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Interface Analysis

Heuristic evaluation

Heuristic Analysis of ETW
The following is a heuristic analysis of the ETW system using the following heuristics (borrowed from Nielsen):

Visibility of system status
The system should always keep users informed about what is going on, through appropriate feedback within reasonable time.
Match between system and the real world
The system should speak the users' language, with words, phrases and concepts familiar to the user, rather than system-oriented terms. Follow real-world conventions, making information appear in a natural and logical order.
User control and freedom
Users often choose system functions by mistake and will need a clearly marked "emergency exit" to leave the unwanted state without having to go through an extended dialogue. Support undo and redo.
Consistency and standards
Users should not have to wonder whether different words, situations, or actions mean the same thing. Follow platform conventions.
Error prevention
Even better than good error messages is a careful design which prevents a problem from occurring in the first place.
Recognition rather than recall
Make objects, actions, and options visible. The user should not have to remember information from one part of the dialogue to another. Instructions for use of the system should be visible or easily retrievable whenever appropriate.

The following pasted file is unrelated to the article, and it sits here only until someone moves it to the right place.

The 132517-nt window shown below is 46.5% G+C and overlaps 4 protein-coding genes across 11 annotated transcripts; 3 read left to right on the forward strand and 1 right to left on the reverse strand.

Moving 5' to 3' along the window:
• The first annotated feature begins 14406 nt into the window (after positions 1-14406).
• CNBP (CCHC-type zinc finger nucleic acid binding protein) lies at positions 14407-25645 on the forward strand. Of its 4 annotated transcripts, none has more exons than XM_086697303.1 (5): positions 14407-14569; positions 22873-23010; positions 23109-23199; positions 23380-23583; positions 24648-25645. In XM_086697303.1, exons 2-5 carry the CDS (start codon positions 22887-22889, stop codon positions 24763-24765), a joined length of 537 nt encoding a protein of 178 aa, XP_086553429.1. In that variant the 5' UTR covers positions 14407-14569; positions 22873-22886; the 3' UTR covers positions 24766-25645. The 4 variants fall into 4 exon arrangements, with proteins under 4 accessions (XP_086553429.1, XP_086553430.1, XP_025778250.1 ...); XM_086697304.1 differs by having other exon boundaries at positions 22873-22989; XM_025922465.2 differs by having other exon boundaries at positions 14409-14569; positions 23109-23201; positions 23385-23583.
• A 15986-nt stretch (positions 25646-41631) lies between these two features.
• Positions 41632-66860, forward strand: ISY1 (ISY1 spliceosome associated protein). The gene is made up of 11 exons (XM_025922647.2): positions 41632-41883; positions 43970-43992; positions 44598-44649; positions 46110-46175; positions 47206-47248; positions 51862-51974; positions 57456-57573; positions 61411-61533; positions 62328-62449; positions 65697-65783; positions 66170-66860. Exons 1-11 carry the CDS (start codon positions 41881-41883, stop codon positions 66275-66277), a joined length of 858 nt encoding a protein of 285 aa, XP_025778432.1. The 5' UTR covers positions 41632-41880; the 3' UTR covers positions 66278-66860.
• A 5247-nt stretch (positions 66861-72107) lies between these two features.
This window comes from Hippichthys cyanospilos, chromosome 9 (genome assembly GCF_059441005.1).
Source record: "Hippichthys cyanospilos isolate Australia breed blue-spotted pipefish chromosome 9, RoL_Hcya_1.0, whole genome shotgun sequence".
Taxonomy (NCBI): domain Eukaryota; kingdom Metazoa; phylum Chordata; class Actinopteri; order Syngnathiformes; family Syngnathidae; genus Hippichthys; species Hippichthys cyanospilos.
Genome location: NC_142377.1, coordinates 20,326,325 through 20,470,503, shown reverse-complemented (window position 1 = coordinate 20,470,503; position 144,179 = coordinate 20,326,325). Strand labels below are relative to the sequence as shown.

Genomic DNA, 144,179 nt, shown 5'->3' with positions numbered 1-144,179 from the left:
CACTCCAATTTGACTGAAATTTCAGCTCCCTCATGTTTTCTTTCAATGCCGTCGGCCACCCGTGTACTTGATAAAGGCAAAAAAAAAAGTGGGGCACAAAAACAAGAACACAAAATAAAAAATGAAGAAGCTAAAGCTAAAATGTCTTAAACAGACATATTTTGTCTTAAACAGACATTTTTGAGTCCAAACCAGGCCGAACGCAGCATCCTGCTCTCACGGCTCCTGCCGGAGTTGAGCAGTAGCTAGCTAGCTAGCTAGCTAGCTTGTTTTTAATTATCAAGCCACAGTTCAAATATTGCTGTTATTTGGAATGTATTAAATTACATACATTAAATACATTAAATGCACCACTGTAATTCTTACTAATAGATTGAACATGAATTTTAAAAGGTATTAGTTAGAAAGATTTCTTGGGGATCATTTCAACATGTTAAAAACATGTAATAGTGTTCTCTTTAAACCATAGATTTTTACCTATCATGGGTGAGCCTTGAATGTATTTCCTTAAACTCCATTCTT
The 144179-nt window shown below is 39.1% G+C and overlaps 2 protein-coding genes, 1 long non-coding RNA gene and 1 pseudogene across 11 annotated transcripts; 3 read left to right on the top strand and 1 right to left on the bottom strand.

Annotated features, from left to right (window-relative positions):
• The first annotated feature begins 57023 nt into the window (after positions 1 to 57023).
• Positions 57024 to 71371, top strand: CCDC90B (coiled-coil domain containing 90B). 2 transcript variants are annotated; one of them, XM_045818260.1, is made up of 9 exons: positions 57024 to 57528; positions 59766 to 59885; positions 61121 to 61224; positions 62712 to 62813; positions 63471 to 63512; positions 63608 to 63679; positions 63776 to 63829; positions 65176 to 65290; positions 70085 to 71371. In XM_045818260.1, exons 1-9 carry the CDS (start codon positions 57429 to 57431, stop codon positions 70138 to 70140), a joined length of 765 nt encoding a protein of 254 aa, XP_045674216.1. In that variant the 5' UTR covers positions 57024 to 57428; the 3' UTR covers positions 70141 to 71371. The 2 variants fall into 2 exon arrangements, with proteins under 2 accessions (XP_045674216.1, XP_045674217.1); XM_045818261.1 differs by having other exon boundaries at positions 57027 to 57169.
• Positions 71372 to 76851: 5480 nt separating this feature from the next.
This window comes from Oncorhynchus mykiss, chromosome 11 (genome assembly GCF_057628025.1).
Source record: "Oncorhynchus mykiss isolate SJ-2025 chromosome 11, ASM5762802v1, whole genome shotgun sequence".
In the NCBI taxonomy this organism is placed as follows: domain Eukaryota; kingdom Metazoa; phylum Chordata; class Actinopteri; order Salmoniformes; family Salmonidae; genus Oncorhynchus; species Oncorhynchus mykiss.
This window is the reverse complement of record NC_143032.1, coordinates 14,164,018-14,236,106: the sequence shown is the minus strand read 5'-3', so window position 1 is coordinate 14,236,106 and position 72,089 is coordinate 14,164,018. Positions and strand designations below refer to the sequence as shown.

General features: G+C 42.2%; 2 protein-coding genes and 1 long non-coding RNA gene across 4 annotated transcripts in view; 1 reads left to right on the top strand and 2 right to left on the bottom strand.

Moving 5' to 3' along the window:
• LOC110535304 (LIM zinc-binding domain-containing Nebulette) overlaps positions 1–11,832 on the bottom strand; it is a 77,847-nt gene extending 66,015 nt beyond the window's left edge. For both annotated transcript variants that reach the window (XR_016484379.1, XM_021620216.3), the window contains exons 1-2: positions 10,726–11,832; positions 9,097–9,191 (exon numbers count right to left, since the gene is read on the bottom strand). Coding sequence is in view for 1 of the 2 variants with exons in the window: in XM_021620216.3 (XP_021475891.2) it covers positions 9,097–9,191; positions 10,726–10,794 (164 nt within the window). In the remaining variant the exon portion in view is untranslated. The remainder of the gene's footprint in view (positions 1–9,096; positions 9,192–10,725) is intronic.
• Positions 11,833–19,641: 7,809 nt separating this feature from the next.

Flexibility and efficiency of use
Accelerators – unseen by the novice user – may often speed up the interaction for the expert user such that the system can cater to both inexperienced and experienced users. Allow users to tailor frequent actions.
Aesthetic and minimalist design
Dialogues should not contain information which is irrelevant or rarely needed. Every extra unit of information in a dialogue competes with the relevant units of information and diminishes their relative visibility.
Help users recognize, diagnose, and recover from errors
Error messages should be expressed in plain language (no codes), precisely indicate the problem, and constructively suggest a solution.
Help and documentation
Even though it is better if the system can be used without documentation, it may be necessary to provide help and documentation. Any such information should be easy to search, focused on the user's task, list concrete steps to be carried out, and not be too large.


Analysis:

(severities range from 0 (not a problem) to 4 (redesign needed) )
Heuristic Identified: Visibility of System Status
Reason: There is no light on the display to identify it as being on. When the device is on, in some conditions the display is so difficult to see that it cannot be ascertained whether the device is on at all.
Severity: 1


Heuristic Identified: Visibility of System Status
Reason: When entering numbers the PCO must look at the display to see which number was entered. The keys are too close together when using gloves, and verifying this requires visually scanning the display (sometimes at great difficulty) for the appropriate feedback.
Severity: 3

Heuristic Identified: Match Between System and the Real World
Reason: The page up and page down keys are located horizontally adjacent to each other in the middle of the keypad.
Severity: 1

Heuristic Identified: Error Prevention
Reason: Keys are too close to other and too small. Wearing gloves in cold weather could cause multiple keys to be pressed.
Severity: 2

Heuristic Identified: Recognition Rather Than Recall